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Donald Trump Jr. returns to Wisconsin to stump for Trump-endorsed congressional candidate

The former president's son framed Republican Tony Wied as political outsider in three-way GOP primary race

Donald Trump Jr., left, stands with Republican congressional candidate Tony Wied, right, after a campaign event Tuesday, June 4, 2024, in De Pere, Wis. Angela Major/WPR

At a rally in De Pere Tuesday evening, Donald Trump Jr. made it clear that Republican former President Donald Trump has found his candidate in the race for Wisconsin’s 8th Congressional District.

Trump Jr. returned to the state to attend a private fundraiser and a rally for businessman Tony Wied, who is competing in a three-way GOP primary for the district. 

Wied is running against state Sen. André Jacque, R-De Pere, and former state Sen. Roger Roth, R-Appleton, in the August partisan primary. The only Democrat running in the 8th District is Dr. Kristin Lyerly, an OB-GYN from the Green Bay area. The seat is vacant after the abrupt resignation of Republican former Rep. Mike Gallagher.

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During the rally, Wied, Trump Jr. and other speakers railed against “career politicians” and framed Wied, the former owner of a gas station chain, as a political outsider. They also railed against the Biden Administration’s handling of the economy and the southern border.

“We don’t need the career bureaucrats that have never signed the front of a paycheck,” Trump Jr. said. “We want the people who understand exactly what it means to have people, families, their well-being (and) their livelihoods dependent on their success each and every day.”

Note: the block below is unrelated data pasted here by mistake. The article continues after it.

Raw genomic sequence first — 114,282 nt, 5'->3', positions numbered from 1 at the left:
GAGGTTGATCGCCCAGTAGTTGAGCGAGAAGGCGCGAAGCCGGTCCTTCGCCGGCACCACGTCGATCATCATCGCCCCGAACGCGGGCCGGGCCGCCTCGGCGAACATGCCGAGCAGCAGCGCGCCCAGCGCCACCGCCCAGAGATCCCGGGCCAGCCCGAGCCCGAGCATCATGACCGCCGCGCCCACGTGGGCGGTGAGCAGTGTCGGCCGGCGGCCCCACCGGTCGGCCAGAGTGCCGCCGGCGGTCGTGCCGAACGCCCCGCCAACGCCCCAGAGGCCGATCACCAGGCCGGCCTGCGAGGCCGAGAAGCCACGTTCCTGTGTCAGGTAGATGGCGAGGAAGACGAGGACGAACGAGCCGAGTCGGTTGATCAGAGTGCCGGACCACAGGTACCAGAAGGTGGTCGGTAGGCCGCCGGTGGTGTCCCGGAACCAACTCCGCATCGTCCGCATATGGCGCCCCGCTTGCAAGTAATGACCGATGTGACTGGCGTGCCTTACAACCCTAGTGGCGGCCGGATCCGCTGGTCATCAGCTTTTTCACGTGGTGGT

Wied received Donald Trump’s endorsement when he entered the race in April, even though the other two GOP campaigns had each made statements supporting the former president.

Republican congressional candidate Tony Wied speaks Tuesday, June 4, 2024, in De Pere, Wis. Angela Major/WPR

Beyond Trump Jr. and Wied, voters heard from Alex Bruesewitz, a Trump ally and 2020 election denier. Bruesewitz, a Wisconsin native who lives in Florida, contemplated moving to the state to run for the 8th District seat prior to Wied launching his campaign.

While some speakers avoided overtly criticizing Wied’s opponents, Bruesewitz did not. He called Roth and Jacque career politicians, trying to connect them to Republicans like Liz Cheney and Paul Ryan, both of whom have said they will not vote for Trump in November.

“What I like about Tony is that, I think eight weeks ago, he probably wasn’t even thinking about running for Congress,” Bruesewitz said. “All of these other guys in the race, it’s been their whole dream, not because they want to serve you but because they want to serve themselves.”

The rally was held just days after a jury in New York found Donald Trump guilty of falsifying business records in a scheme to illegally influence the 2016 election through hush money payments to adult film star Stormy Daniels. Trump, who was convicted of 34 felonies, is the first former president to be a convicted felon.

The same day as Trump Jr.’s visit, Wisconsin Attorney General Josh Kaul filed felony forgery charges against three people in connection with a scheme to submit a slate of false electors in support of Trump to overturn the 2020 election. A statewide canvas, partial recount and multiple court decisions and audits have shown that Trump lost.